Coming home last night I was thinking about music and why it does me good. Thinking about that made me think about a time when I spent a lot more of my time making and listening to music. I spent a lot of time back then being a lot less happy than I am most of the time now, and I presume the music was necessary.
This is not to say it isn't necessary any more. I've been singing and playing the guitar again recently, and I have realised that one of the symptoms of insufficient music is forgetting how much good music does you. I'll try not to forget again.
It can be tempting to think of music as an emotional affair, a misconception that some people make a lot of money out of. Or to see its sole value in its crystalline abstract beauty, as if there were no passion in Bach. Either view is incomplete. But I think it would be wrong too to see successful music as addressing the intellect and the emotions simultaneously: that would be to make two things out of one.
As I came home last night and thought about the time I spent more time on music, I tried to remember what I was like back then. In principle a hopeless task: our selves are not available for introspection, and even less for retrospection. Nonetheless I felt the illusion of a moment of success, my posture deteriorated, and I remembered or imagined an attitude more than a feeling which left me more vulnerable to the world around me, my mind like a house without a roof where the rain came in and made some things grow and washed others away.
On a longer timescale, I have been thinking about the mind and perception. I read something a few months ago in which someone mentioned the basic problem faced by the idea that our perceptions resemble reality, which is that you can never confirm the resemblance: it is not as if you could compare the perception with the reality itself! I have been thinking about why that is nonsense, and why it is not obviously such.
The implicit image is one of a person looking at a moving picture in their mind and wondering if it is a picture of reality, with nothing more than other moving pictures to judge by. As if our consciousness were stuck in a scale model of Plato's Cave in our heads, or a cinema with no exits.
In fact, the cinema has no screen and there is no image at all. Our perceptions do not resemble reality in any useful sense, and would be of no use if they did. Imagine that our minds constructed an image of the world in our heads: how would we then use that image? We would have to perceive the image in a similar way to the way we perceive the world. (And create another image?)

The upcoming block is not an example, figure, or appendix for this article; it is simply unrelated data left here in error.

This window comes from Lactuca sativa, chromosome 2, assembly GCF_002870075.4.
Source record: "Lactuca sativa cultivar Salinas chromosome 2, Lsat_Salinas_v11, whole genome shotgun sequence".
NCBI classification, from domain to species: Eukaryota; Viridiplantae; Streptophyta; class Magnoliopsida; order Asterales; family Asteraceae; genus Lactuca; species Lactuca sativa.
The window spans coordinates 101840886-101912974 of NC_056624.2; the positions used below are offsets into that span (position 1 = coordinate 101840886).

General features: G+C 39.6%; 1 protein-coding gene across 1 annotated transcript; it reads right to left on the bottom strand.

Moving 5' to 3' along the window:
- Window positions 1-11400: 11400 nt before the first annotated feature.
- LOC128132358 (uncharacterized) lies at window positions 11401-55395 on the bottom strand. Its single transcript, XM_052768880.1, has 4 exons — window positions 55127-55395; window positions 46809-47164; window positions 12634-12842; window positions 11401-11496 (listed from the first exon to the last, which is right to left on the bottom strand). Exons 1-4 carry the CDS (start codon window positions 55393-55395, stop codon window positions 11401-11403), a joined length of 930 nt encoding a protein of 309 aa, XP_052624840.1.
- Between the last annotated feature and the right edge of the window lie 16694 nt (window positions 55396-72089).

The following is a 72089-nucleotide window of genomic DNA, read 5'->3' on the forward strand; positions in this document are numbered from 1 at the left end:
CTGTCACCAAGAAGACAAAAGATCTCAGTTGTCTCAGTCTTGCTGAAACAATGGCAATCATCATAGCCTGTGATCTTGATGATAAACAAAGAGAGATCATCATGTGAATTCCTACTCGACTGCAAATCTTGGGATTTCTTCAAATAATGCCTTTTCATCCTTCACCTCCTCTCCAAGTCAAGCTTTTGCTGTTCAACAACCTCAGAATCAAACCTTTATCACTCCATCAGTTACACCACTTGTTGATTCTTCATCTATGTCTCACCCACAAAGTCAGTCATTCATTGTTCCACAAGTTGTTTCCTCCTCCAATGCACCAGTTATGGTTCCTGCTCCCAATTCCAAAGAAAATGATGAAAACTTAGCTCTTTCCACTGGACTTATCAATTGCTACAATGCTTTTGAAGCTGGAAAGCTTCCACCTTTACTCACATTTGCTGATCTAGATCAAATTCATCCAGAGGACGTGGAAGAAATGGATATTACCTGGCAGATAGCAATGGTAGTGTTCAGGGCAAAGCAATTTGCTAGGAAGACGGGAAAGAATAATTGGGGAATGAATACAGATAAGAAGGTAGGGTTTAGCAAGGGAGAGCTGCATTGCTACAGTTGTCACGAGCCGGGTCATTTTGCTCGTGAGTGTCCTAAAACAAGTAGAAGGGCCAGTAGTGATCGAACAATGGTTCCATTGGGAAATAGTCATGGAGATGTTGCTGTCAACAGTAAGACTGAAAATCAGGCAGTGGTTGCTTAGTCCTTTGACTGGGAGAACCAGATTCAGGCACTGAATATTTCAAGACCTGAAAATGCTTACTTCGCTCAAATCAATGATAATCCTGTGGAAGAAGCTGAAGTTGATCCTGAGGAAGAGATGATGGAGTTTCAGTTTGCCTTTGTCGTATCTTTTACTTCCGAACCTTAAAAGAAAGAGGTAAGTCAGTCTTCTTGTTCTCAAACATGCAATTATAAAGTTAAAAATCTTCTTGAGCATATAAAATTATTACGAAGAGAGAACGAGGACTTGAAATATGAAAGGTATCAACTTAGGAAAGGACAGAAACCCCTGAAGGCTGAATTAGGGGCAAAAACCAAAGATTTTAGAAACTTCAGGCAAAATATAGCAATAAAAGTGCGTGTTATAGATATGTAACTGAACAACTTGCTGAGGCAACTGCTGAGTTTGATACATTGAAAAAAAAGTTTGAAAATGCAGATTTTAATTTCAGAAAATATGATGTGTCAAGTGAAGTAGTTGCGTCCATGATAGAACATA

The temptation to imagine a perception as an image is a side-effect of an excessive concentration on vision. Those of us who are not blind tend to think of reality in visual terms, and it is not immediately nonsensical to imagine wanting to compare a reality conceived in visual terms with our visual perceptions, since we would apparently be comparing like with like. The problem is not, however, that the comparison is impossible, but that the idea of it is nonsensical. Reality is not a vision, although it can be seen.
Consider the other senses. How could a tractor resemble the sound of a tractor? Does garlic resemble its taste? A rose by any other name would not be comparable to the smell of a rose, and what thing might resemble the feeling of the warmth of the sun on your skin? Similarly, it is not a deficiency or a problem with our visual perceptions that their resemblance with reality cannot be confirmed, since there is no sense in which they could meaningfully be claimed to resemble reality, or even resemble an image of it.
In the real world, if we want to check the accuracy of our visual perception of, let us say, a tree, we go up to the tree and look at it from a different angle, smell it, feel it, hear the wind in its leaves, and possibly even taste it (or parts of it). In the doorless cinema image of mind and perception what we are doing is examining a model in our mind, or in a part of our mind – a part that in the 17th Century was referred to as the 'sensorium'. But there is no evidence for the existence of this model, and whatever the mind might do with the results of that investigation it could equally well do with the results of an investigation of the real tree.
Not only does the cinema have no screen, it has no walls. The world itelf is the sensorium. We do not passively face a model in our minds with no indication of where it came from, but actively explore the world that moves us. That truly moves us: action requires motivation, and therefore emotion: at the root of our intellectual comprehension of the world is our emotional engagement with it. It can please us and it can hurt us: the cinema has no roof either, the rain comes in and makes things grow.
Given the risks of interaction with a dangerous world, it is understandable if people at some point remain content with the things they have learned and build a roof over their lives to keep the rain out. It is possible to create a kind of model in the mind, representing those parts of reality we need to cope with the routine of a protected life, and to let things dry out in safety. Emotion is confined to desiring the attained, intellect to maintaining it.
The appreciation and creation of music demand that what would thus be channelled and separated remains whole and alive. It can be abused for temporary relief in an otherwise intolerable life. Or it can help us knock the walls down before they are built, blow off the roof, let the rain in and let things grow.